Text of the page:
Strategic hierarchies of HR tasks and functions
By Brian Kreissl
I find it interesting how many people are still talking about the need to make HR more strategic — as if it is a fairly new concept. The idea is the people strategy of an organization should be aligned closely with the overall corporate strategy and the company’s vision, mission and values.
The truth is I remember reading references to studies done in the 1960s and 70s saying HR needed to become more strategic in order to gain credibility and add more value. It struck me as interesting even 20 years ago that strategic HR wasn’t an entirely new concept.
Nevertheless, I think the HR function and senior HR practitioners have made big strides over the past 40 or 50 years in terms of finding and keeping the proverbial “seat at the table” alongside an organization’s most senior leaders. The emerging cliché nowadays is becoming: “Now that we’ve got that seat at the table, what are we actually going to do with it?”
By and large, CEOs understand the importance of people issues to organizations. They understand how HR can add value, and generally see the benefits of having a highly qualified and experienced CHRO or equivalent to rely on for advice, coaching and input not only for themselves, but also for the entire C-suite.
In organizations that truly view HR strategically and think of the human resources function as a trusted business partner, advisor, confidant and custodian of the organization’s people agenda, the CHRO generally reports directly to the CEO. That person has the resources and discretion she needs to deliver the programs that attract, onboard, retain, motivate, engage, train, develop, incent, empower, deploy and manage employees.
HR is there to ensure the right human resources are in place to achieve organizational goals and objectives and drive the change necessary to take the organization where it needs to go from a strategic perspective. Because of that, it is vitally important to have an HR strategy that meshes with the organization’s overall strategy.
What is organizational strategy?
While there are many different ideas of what actually constitutes business strategy, we generally know and understand that strategy relates to the “bigger picture” and the longer term. Strategic concerns relate to organizational decisions at the highest levels and generally consider longer time horizons (although the ever-increasing pace of change and the technological disruption of many industries and functions make developing something like a five year strategic plan much more difficult these days).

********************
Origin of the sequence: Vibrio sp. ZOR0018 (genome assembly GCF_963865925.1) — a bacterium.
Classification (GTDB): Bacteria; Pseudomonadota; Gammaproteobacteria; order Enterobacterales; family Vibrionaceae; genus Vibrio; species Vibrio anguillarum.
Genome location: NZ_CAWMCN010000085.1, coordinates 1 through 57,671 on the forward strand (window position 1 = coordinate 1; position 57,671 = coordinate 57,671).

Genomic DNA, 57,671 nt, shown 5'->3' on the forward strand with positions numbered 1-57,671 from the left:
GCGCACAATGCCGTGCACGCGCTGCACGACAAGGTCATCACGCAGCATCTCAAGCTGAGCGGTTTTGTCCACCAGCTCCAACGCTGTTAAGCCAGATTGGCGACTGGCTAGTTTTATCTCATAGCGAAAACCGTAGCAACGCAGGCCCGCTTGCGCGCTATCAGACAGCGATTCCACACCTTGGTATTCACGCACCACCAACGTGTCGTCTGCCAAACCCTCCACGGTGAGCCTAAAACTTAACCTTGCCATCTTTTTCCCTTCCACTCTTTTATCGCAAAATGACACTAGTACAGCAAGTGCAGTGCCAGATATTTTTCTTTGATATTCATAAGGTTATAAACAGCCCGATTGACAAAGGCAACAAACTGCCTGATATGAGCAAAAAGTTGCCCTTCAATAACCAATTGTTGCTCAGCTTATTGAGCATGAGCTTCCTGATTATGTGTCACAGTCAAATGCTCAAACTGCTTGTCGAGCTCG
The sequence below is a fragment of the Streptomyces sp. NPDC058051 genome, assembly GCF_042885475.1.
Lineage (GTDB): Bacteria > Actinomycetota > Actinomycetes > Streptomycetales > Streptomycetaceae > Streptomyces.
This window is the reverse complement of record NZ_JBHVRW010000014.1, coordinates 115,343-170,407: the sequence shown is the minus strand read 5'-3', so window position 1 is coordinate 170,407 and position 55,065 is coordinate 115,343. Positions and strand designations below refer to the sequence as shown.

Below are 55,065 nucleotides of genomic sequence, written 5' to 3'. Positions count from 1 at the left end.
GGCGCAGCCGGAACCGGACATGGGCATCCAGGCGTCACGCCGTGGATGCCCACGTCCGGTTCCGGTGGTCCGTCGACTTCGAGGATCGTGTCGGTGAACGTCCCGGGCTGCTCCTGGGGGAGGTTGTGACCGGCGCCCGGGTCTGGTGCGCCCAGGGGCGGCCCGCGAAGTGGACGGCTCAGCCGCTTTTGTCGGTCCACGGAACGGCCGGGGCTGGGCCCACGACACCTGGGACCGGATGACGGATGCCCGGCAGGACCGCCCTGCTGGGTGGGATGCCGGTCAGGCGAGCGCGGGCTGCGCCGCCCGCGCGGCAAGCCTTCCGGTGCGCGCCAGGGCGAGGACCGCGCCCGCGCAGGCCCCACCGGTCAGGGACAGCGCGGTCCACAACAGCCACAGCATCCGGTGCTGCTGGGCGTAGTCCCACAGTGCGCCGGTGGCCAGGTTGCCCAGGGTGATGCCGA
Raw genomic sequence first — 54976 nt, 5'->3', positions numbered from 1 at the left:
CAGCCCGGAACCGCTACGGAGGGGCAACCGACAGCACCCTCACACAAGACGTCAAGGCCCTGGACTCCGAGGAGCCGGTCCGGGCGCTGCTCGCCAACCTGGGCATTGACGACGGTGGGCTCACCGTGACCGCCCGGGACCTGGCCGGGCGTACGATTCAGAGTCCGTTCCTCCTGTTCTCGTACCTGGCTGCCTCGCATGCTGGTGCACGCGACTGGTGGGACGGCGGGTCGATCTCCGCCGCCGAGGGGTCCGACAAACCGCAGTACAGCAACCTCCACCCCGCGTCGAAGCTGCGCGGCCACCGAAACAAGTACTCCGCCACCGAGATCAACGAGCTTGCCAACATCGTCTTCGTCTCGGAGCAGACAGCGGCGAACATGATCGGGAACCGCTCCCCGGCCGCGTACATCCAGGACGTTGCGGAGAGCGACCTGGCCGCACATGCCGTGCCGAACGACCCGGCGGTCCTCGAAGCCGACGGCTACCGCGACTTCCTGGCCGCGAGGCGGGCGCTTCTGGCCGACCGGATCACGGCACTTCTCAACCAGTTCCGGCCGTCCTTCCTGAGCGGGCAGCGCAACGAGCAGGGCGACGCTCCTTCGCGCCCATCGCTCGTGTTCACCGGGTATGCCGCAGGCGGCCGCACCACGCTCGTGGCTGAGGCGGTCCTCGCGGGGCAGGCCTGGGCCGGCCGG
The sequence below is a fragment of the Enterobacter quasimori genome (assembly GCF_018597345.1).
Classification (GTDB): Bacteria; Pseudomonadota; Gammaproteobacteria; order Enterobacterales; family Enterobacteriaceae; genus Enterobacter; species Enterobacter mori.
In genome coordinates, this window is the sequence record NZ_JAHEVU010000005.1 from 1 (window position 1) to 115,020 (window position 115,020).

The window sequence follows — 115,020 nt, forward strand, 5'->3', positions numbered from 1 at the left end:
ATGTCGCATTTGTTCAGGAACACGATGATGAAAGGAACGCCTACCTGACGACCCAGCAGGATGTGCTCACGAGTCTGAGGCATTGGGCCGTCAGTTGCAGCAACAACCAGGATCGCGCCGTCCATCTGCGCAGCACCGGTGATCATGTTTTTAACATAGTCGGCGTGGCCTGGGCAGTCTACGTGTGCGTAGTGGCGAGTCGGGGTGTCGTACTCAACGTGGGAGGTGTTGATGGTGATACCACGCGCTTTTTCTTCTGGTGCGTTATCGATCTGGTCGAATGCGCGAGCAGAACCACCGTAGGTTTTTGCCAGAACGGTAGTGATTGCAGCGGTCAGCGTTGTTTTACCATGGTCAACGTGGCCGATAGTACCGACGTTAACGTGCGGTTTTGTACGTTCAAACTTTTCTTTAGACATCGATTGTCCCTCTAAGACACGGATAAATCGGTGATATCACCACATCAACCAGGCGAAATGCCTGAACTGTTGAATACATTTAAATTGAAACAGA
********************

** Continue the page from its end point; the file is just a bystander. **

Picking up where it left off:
Some of the most strategic concerns in business relate to the markets an organization serves, the products and services it offers to customers or clients, its basic business model, pricing, distribution, sales channels and its vision, mission and values. While people at the very top of the organization (the C-suite and the board of directors, if applicable) generally set strategy and develop strategic plans, tactical implementation of those plans is usually left to people one or two rungs down on the organizational ladder.
I find it strange how most of the business world views tasks that aren’t strategic as “tactical,” whereas HR practitioners tend to use the term “transactional” to refer to non-strategic work. The term “tactical” is probably less disdainful than “transactional” (at least in the context HR practitioners use it because it has entirely different connotations in the legal community where it refers to things like mergers, acquisitions, initial public offerings (IPOs) and the issuance of shares and other securities).
Tactical implementation of strategy
Tactical implementation refers to the idea that even those who aren’t necessarily developing strategy are often doing work of strategic importance to the organization. I personally believe HR practitioners should be mindful of this when determining whether something counts as “strategic” or not.
Some things are more strategic than others, and I believe HR strategy is a continuum rather than a dichotomy of purely strategic activities versus purely transactional. Many HR initiatives, tasks and programs fall somewhere in the middle.
At the most strategic levels, senior HR practitioners are actually helping to craft overall corporate strategy and have meaningful input into the strategic direction of the organization. Slightly below that is the work of creating HR strategy and ensuring it is aligned to the organization’s corporate strategy.
However, even work like organizational design and development, talent management, learning and development and employee relations can have a strategic component to it at times.